Secondary Trauma Issues for Psychiatrists Treating Dissociative Identity Disorder

Trauma therapists have a difficult job and I respect them for their attempts to help people suffering the fallout from the past.

In my experience, those with multiple personalities and the subsequent treatment for Dissociative Identity Disorder are needy and require attention and intervention on a constant basis. In addition to regular therapy sessions, there are often emergencies that again require the attention of a mental health care provider quickly.

The pressure on therapists to provide constant oversight of their patients must be tremendously stressful. Thankfully, most therapists who diagnose and treat Dissociative Identity Disorder have a light case load.



Secondary Trauma Issues for Psychiatrists
By Joseph A. Boscarino, PhD, MPH, Richard E. Adams, PhD, and Charles R. Figley, PhD

Psychiatric Times. Vol. 27 No. 11, 2010

“Psychiatrists face growing challenges both as health practitioners and as sources of reassurance and empathy for their patients. But what if the effort to understand and help patients itself becomes a burden? The purpose of this article is to provide a brief overview of what we know about secondary trauma—frequently called compassion fatigue or vicarious trauma. …

Secondary traumatization also affects other health care professionals, including
those who work with patients with AIDS or cancer or who are involved in
critical care or hospice care. …it has been suggested that providing
therapy to patients who have experienced a traumatic event can be especially emotionally difficult.

Specifically, therapists who work with traumatized patients often show signs of psychological distress, including symptoms of posttraumatic stress disorder (PTSD), which appears to result from “vicarious” traumatization. Thus, it appears that providing psychotherapy to traumatized patients puts therapists at risk for mental health problems.”

Retrieved 21/22/11. Full PDF

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  1. Yes it is emotionally draining to help my wife heal, and I’m called upon by the needs of the little girls to sacrifice my own personal needs over and over just like a GOOD parent is called upon to sacrifice their needs at times for their children. Unfortunately the professionals think they can help trauma victims but “keep their hands from getting dirty.” But when they take this “aloof” approach the trauma victims recognize it for what it is: they are still alone in the fight to overcome the trauma and it significantly slows the healing process (imo).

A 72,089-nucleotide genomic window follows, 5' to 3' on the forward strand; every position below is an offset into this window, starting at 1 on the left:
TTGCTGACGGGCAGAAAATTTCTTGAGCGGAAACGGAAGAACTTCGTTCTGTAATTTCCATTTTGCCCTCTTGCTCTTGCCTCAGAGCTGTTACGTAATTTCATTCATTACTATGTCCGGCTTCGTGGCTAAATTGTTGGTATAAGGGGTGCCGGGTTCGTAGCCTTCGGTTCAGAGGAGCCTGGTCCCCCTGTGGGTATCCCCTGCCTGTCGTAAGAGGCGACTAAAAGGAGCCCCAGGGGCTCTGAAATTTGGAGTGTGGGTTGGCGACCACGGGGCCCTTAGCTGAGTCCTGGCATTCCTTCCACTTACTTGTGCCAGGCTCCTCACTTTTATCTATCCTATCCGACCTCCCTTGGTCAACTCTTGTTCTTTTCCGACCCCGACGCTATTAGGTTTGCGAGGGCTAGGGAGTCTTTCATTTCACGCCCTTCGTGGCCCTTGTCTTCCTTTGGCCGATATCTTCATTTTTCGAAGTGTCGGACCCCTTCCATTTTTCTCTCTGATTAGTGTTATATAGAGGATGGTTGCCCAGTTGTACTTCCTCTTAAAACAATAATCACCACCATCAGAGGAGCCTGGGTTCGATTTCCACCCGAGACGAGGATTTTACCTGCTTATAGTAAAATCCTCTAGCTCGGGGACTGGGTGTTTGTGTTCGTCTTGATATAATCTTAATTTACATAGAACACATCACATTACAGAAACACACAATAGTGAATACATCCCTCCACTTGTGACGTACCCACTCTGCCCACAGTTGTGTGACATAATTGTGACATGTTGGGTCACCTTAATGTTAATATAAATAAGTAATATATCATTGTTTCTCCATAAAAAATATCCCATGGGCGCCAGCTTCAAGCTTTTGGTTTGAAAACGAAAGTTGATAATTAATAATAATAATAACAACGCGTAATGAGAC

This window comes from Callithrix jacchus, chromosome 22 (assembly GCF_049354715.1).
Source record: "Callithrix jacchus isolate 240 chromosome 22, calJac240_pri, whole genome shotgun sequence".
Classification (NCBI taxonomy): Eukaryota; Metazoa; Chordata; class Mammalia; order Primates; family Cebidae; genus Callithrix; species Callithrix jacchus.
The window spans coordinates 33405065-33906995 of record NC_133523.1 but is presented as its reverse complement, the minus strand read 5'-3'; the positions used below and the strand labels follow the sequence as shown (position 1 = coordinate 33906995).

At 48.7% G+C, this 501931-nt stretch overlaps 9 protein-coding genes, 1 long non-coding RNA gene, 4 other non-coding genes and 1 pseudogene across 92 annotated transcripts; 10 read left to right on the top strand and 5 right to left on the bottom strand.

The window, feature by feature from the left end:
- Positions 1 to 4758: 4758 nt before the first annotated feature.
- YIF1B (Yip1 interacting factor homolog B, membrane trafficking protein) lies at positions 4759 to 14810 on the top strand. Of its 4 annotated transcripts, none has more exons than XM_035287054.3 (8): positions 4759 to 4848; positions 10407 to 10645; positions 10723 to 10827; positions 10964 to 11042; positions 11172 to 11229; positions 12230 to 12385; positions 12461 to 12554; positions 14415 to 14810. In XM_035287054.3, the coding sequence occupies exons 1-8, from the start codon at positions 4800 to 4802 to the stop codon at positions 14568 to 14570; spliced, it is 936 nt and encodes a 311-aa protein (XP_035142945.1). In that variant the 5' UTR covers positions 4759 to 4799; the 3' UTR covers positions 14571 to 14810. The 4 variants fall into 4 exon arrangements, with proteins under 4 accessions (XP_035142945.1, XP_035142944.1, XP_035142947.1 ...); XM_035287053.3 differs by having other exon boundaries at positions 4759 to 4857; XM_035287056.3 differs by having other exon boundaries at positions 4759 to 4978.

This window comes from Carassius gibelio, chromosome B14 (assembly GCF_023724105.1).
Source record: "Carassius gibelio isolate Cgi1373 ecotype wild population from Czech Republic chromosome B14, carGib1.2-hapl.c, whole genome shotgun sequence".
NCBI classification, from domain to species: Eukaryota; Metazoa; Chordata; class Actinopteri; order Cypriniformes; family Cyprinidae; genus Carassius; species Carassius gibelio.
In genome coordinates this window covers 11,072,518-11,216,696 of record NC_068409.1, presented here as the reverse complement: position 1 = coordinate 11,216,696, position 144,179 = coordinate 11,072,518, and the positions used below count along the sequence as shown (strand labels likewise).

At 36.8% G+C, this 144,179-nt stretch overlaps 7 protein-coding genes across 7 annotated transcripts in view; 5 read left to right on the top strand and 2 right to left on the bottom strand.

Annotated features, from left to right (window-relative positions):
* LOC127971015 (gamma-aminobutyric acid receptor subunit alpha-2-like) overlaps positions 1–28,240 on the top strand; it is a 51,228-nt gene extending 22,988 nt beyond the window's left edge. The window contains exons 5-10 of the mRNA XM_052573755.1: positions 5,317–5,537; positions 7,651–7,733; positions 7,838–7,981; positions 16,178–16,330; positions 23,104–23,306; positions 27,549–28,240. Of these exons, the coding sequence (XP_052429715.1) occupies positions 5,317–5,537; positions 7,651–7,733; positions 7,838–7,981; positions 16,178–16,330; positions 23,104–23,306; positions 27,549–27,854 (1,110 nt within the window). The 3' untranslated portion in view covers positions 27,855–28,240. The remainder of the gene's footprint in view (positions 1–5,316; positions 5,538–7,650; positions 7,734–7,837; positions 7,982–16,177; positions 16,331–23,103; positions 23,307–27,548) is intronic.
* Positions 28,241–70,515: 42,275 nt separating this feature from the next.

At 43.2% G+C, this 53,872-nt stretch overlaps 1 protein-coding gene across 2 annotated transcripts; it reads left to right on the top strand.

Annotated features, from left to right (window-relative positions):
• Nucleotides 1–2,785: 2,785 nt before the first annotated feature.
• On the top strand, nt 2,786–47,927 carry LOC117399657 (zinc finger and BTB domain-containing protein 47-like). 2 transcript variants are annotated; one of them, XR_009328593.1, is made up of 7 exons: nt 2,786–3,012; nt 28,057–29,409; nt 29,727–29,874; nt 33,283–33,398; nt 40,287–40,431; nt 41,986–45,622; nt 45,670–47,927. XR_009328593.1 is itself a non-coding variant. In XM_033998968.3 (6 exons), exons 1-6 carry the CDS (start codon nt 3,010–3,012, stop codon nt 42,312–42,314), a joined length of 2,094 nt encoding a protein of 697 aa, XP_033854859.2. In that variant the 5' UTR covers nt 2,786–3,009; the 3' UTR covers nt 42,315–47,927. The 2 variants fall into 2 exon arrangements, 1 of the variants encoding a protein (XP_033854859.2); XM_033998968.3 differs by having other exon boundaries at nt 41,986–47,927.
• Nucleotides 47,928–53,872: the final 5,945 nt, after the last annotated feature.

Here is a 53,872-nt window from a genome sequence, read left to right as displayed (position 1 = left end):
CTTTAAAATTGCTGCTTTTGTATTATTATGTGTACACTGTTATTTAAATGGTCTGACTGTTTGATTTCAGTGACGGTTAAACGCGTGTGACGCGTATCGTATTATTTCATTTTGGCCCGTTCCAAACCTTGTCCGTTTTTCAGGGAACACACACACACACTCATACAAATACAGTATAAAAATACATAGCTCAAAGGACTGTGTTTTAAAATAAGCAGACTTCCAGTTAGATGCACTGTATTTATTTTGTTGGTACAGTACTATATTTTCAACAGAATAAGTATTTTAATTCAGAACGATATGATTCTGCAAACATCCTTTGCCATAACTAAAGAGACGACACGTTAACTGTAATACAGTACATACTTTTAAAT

• Hi Sam, How are you doing? Is your wife making progress? Hope so. Best,


      • Hey Jeanette,

        my wife is making phenomenal progress. She’s largely outgrown her d.i.d. boards because she and the little girls are so far past where most of the other ladies are that she doesn’t fit anymore. And she and 5 of the little girls are working together very well now. We only have 2 girls left to bring outside and then I hope we will be done. No drugs, no mental breakdowns, no suicide issues, hardly any self-injury issues (which we are long past at this point) and hardly any depression other than it’s very hard on me and Karen as we focus on healing the little girls. But it’s worth it to see them heal and grow and to miss all the crap that the ISSTD group thinks is “normal” for the healing process.

        Take care.



        • Good for you! Thanks for sharing your family updates. I am very please to know that Karen is beyond the DID boards. Not fitting in at those chat rooms is progress for sure – in my book.

          I am quite impressed. Hoping 2012 sees you closer to your goals. Be well. JB



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